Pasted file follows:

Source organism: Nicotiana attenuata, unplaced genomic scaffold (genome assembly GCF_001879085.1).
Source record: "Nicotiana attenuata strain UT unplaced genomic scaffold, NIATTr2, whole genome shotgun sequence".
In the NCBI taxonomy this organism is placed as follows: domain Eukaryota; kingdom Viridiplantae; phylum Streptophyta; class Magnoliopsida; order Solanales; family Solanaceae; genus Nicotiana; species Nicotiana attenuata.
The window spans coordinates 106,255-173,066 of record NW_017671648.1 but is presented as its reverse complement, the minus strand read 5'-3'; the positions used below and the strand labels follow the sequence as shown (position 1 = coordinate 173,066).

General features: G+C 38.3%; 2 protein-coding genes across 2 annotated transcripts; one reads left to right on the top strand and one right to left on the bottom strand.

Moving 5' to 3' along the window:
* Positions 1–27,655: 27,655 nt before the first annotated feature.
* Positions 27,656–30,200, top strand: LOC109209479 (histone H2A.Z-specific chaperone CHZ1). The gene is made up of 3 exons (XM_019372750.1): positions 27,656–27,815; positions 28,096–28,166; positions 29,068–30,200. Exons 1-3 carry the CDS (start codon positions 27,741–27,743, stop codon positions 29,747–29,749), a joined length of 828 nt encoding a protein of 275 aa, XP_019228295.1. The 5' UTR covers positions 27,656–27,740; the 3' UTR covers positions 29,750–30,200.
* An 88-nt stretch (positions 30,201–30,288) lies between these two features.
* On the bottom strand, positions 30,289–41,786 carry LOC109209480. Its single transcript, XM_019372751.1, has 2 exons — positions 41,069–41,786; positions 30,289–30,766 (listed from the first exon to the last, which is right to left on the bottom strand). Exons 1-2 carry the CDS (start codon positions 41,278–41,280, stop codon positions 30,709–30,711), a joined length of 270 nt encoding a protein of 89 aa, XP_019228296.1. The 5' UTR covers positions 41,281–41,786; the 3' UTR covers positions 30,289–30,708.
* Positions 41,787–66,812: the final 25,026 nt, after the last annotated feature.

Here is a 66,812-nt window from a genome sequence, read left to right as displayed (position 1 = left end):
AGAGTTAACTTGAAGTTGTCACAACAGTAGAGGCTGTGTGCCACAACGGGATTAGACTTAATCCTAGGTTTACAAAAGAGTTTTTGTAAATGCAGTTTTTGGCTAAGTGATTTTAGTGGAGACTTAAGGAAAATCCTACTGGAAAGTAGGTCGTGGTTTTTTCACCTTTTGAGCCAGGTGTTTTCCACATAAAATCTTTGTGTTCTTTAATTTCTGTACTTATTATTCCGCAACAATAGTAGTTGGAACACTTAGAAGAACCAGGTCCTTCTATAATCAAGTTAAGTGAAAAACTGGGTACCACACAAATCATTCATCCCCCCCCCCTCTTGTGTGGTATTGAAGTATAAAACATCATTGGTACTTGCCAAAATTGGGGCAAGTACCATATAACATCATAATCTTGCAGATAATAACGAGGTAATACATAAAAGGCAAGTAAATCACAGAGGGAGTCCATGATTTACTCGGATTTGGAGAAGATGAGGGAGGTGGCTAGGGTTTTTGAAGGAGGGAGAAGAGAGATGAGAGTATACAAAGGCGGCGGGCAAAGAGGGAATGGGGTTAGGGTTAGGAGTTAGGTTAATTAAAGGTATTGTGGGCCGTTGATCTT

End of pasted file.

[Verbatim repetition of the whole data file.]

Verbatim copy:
Source organism: Nicotiana attenuata, unplaced genomic scaffold (genome assembly GCF_001879085.1).
Source record: "Nicotiana attenuata strain UT unplaced genomic scaffold, NIATTr2, whole genome shotgun sequence".
In the NCBI taxonomy this organism is placed as follows: domain Eukaryota; kingdom Viridiplantae; phylum Streptophyta; class Magnoliopsida; order Solanales; family Solanaceae; genus Nicotiana; species Nicotiana attenuata.
The window spans coordinates 106,255-173,066 of record NW_017671648.1 but is presented as its reverse complement, the minus strand read 5'-3'; the positions used below and the strand labels follow the sequence as shown (position 1 = coordinate 173,066).

General features: G+C 38.3%; 2 protein-coding genes across 2 annotated transcripts; one reads left to right on the top strand and one right to left on the bottom strand.

Moving 5' to 3' along the window:
* Positions 1–27,655: 27,655 nt before the first annotated feature.
* Positions 27,656–30,200, top strand: LOC109209479 (histone H2A.Z-specific chaperone CHZ1). The gene is made up of 3 exons (XM_019372750.1): positions 27,656–27,815; positions 28,096–28,166; positions 29,068–30,200. Exons 1-3 carry the CDS (start codon positions 27,741–27,743, stop codon positions 29,747–29,749), a joined length of 828 nt encoding a protein of 275 aa, XP_019228295.1. The 5' UTR covers positions 27,656–27,740; the 3' UTR covers positions 29,750–30,200.
* An 88-nt stretch (positions 30,201–30,288) lies between these two features.
* On the bottom strand, positions 30,289–41,786 carry LOC109209480. Its single transcript, XM_019372751.1, has 2 exons — positions 41,069–41,786; positions 30,289–30,766 (listed from the first exon to the last, which is right to left on the bottom strand). Exons 1-2 carry the CDS (start codon positions 41,278–41,280, stop codon positions 30,709–30,711), a joined length of 270 nt encoding a protein of 89 aa, XP_019228296.1. The 5' UTR covers positions 41,281–41,786; the 3' UTR covers positions 30,289–30,708.
* Positions 41,787–66,812: the final 25,026 nt, after the last annotated feature.

Here is a 66,812-nt window from a genome sequence, read left to right as displayed (position 1 = left end):
AGAGTTAACTTGAAGTTGTCACAACAGTAGAGGCTGTGTGCCACAACGGGATTAGACTTAATCCTAGGTTTACAAAAGAGTTTTTGTAAATGCAGTTTTTGGCTAAGTGATTTTAGTGGAGACTTAAGGAAAATCCTACTGGAAAGTAGGTCGTGGTTTTTTCACCTTTTGAGCCAGGTGTTTTCCACATAAAATCTTTGTGTTCTTTAATTTCTGTACTTATTATTCCGCAACAATAGTAGTTGGAACACTTAGAAGAACCAGGTCCTTCTATAATCAAGTTAAGTGAAAAACTGGGTACCACACAAATCATTCATCCCCCCCCCCTCTTGTGTGGTATTGAAGTATAAAACATCATTGGTACTTGCCAAAATTGGGGCAAGTACCATATAACATCATAATCTTGCAGATAATAACGAGGTAATACATAAAAGGCAAGTAAATCACAGAGGGAGTCCATGATTTACTCGGATTTGGAGAAGATGAGGGAGGTGGCTAGGGTTTTTGAAGGAGGGAGAAGAGAGATGAGAGTATACAAAGGCGGCGGGCAAAGAGGGAATGGGGTTAGGGTTAGGAGTTAGGTTAATTAAAGGTATTGTGGGCCGTTGATCTT